Summary: Let justice roll down like waters and righteousness like an ever-flowing stream.

Amos 1:1-2, 5:14-15, 21-24 “Justice for All”


Imagine participating in a worship service, which you believed was an unusually powerful service. The hymns were uplifting, the sermon was insightful and inspirational, and the prayers echoed the prayers of your heart. The coffee was primo, the baked goods fresh and tasty, and the fellowship was warm and friendly. When you leave, though, you are confronted by a man in the parking lot who shouts the accusations of Amos at you. Thus says the Lord, “I hate, I despise your festivals,/ and I take no delight in your solemn assemblies./ Even though you offer me your burnt offerings and grain offerings,/ I will not accept them;/ and the offerings of well-being of your fatted animals / I will not look upon./ Take away from me the noise of your songs;/ I will not listen to the melody of your harps.” What a way to nullify a great worship experience and mess up your day.

No doubt those were the thoughts of the people who first heard Amos. Amos is one of the Minor Prophets whose writings are contained in the Old Testament. As one of the first of the prophets, Amos had a powerful message for the people of his day, and for us.


Amos prophesized in the late 8th century BC, during the reign of King Uzziah. The kingdom of David and Solomon—Israel’s Golden Era—was past. Though the kingdom was split, there were many who longed for the “good ol’ days” and Israel’s former glory. Others believed that the nation was slowly deteriorating. Few believed that within less than one hundred years the nation of Israel would no longer exist.

The time under King Uzziah’s reign was relatively prosperous—at least for a few. There was a growing gap between the rich and the poor. In God’s eyes, as expressed by Amos, this was a time of growing injustice and unrighteousness. Amos challenged the rich and the powerful to share their power and wealth—as Amos proclaims in verse 24, “Let justice roll down like waters, and righteousness like an ever-flowing stream.” Like most of us, the people of Amos’ time agreed with the general principle of justice, but struggled with the ramifications of justice when it became personal.


Justice is the standard by which the benefits and penalties of living in society are distributed. Throughout the Bible justice is an important concept. Justice is a central characteristic of the Kingdom of God. The people of God are called to seek justice (Micah 6:8)—not just for themselves but also for others. Unfortunately, because of our brokenness and self-centeredness, justice is always a rare commodity in human society.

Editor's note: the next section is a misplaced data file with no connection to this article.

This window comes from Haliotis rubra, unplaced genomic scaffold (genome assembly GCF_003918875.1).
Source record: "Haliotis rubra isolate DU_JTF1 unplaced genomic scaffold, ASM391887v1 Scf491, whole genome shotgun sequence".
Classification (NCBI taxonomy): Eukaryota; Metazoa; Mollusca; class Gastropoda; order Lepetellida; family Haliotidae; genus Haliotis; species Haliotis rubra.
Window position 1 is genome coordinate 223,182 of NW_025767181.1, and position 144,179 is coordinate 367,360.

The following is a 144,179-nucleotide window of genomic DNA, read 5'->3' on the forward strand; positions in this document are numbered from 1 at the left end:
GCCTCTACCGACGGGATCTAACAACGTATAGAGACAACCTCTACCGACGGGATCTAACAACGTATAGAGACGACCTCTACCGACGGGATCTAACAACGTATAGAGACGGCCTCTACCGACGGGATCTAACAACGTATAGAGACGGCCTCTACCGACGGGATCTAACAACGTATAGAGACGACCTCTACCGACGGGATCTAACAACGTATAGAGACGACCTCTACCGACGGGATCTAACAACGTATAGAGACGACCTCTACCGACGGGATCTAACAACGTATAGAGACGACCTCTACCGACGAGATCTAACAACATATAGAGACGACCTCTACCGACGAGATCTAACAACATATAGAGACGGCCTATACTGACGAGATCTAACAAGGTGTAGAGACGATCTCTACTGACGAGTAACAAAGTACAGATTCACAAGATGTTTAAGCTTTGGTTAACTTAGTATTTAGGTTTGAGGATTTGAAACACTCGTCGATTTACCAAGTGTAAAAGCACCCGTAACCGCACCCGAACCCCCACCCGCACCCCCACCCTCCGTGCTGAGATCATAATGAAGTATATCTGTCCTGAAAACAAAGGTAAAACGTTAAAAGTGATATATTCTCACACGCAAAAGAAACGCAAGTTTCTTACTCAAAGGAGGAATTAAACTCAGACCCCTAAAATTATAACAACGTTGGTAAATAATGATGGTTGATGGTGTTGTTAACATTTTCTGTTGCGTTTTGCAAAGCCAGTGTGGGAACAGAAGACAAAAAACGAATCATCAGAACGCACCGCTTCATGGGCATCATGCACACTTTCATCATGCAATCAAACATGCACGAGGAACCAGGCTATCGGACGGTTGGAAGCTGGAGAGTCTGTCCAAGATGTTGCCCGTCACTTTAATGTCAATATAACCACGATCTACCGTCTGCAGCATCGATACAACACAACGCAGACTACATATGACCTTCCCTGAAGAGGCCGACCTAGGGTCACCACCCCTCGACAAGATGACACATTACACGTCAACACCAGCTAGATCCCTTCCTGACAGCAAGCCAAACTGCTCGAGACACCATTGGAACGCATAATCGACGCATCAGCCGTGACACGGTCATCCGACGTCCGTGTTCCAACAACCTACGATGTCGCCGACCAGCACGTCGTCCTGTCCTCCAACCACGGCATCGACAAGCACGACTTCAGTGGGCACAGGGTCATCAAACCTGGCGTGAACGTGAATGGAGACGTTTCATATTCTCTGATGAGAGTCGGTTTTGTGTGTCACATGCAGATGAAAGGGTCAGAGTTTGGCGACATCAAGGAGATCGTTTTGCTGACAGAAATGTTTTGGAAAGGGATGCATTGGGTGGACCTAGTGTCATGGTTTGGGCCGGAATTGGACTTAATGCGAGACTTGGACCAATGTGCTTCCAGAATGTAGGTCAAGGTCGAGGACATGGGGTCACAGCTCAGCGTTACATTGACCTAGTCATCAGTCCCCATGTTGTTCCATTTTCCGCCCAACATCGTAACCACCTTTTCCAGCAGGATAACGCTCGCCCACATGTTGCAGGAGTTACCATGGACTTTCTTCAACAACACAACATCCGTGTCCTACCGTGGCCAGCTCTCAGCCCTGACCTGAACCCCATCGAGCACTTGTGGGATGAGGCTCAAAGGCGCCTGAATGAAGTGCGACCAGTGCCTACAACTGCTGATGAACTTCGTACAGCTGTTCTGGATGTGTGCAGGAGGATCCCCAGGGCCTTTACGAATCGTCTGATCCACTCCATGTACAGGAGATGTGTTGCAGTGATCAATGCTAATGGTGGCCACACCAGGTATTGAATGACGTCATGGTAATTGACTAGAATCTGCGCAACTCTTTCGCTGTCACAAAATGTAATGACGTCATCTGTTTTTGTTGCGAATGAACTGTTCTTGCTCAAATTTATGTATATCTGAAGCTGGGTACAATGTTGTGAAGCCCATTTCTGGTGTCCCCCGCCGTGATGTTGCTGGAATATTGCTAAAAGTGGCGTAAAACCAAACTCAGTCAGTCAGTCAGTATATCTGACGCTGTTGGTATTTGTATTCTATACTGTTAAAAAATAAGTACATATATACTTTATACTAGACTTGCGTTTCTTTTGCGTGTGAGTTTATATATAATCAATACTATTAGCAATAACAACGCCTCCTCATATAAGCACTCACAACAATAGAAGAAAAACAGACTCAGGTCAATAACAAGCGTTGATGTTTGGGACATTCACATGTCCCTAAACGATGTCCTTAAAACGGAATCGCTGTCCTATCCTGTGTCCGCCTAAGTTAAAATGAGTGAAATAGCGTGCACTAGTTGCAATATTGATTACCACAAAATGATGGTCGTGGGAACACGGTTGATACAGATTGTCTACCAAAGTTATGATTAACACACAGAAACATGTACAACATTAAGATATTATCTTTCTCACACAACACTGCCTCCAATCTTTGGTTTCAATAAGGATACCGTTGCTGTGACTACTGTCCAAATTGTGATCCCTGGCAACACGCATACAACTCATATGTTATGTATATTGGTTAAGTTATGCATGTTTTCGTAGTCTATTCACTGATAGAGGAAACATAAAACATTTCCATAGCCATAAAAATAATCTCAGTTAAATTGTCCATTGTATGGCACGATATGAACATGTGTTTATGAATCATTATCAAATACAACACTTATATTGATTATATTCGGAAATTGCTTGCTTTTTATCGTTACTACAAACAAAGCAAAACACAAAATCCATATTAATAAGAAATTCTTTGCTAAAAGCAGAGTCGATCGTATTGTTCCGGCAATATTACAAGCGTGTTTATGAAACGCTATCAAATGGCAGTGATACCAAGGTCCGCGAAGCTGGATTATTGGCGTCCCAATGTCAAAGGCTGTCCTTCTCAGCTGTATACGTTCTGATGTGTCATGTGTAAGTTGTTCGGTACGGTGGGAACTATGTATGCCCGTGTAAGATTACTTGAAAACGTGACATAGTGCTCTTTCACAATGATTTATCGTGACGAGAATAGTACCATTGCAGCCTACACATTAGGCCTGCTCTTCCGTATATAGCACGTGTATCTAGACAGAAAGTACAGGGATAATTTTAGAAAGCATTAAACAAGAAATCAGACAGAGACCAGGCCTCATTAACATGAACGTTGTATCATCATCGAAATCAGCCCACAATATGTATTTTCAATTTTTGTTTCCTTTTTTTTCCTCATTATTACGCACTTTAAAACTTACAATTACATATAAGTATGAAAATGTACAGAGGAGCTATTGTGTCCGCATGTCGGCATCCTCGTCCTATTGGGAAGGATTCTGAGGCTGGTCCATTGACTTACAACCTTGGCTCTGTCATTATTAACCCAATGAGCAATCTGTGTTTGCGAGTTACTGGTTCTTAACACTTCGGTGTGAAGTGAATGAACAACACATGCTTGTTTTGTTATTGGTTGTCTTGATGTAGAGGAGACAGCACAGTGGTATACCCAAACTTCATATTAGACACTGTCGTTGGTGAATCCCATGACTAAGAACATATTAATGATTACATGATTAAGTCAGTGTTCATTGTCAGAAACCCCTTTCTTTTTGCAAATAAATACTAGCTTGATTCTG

The rich and the powerful historically have been the main opponents of justice. It was against the rich and powerful of Israel that Amos spoke. It was not the poor. In order to establish a just society the rich and powerful would have to share—even divest themselves of their riches and power. Of course the elite cry out that such requirements are not fair. The rich and powerful make excuses for ignoring the words of the prophets. “The poor don’t deserve it,” they say, “The poor have done nothing to earn it.”

As God gathered his people into the Promised Land, God gave them instructions as to how they were to live together. One law was the requirement to practice the “Year of Jubilee.” Every forty-nine years things were to be equalized. Those who had been enslaved were released. Land was returned to its original owners. Debts were cancelled. It was like starting over a game of Monopoly just when you had purchased Park Place and Boardwalk. The Year of Jubilee was based on the concept that no one could ever own anything, because everything was the Lord’s. History shows, however, that the Year of Jubilee was never practiced—it was opposed by the rich and the powerful.

During his ministry, Jesus constantly demonstrated justice—justice with love. He touched the lepers, healed bleeding women and even ministered to gentiles. The rich and the powerful—Rome and the Jewish religious leaders—didn’t like what Jesus said and did. They crucified him. But God raised Jesus and in doing so forever demonstrated that love trumps power, and that God is a God of justice.


We could debate forever what a just society looks like. Justice is one of the core dialogues in our country today, and also one of the subjects of a multitude of diatribes. This is a discussion that we need to have within ourselves and between ourselves. I’d like to share some examples of what I think it means to strive for justice.

• At the end of apartheid in South Africa, a Truth and Reconciliation Commission was established. Under the leadership of Bishop Desmond Tutu the oppressed were invited to state for the record what they had experienced. Their oppressors were able to ask for forgiveness and receive amnesty. Some argued that proceedings weren’t justice, while others said they were the epitome of justice and love.

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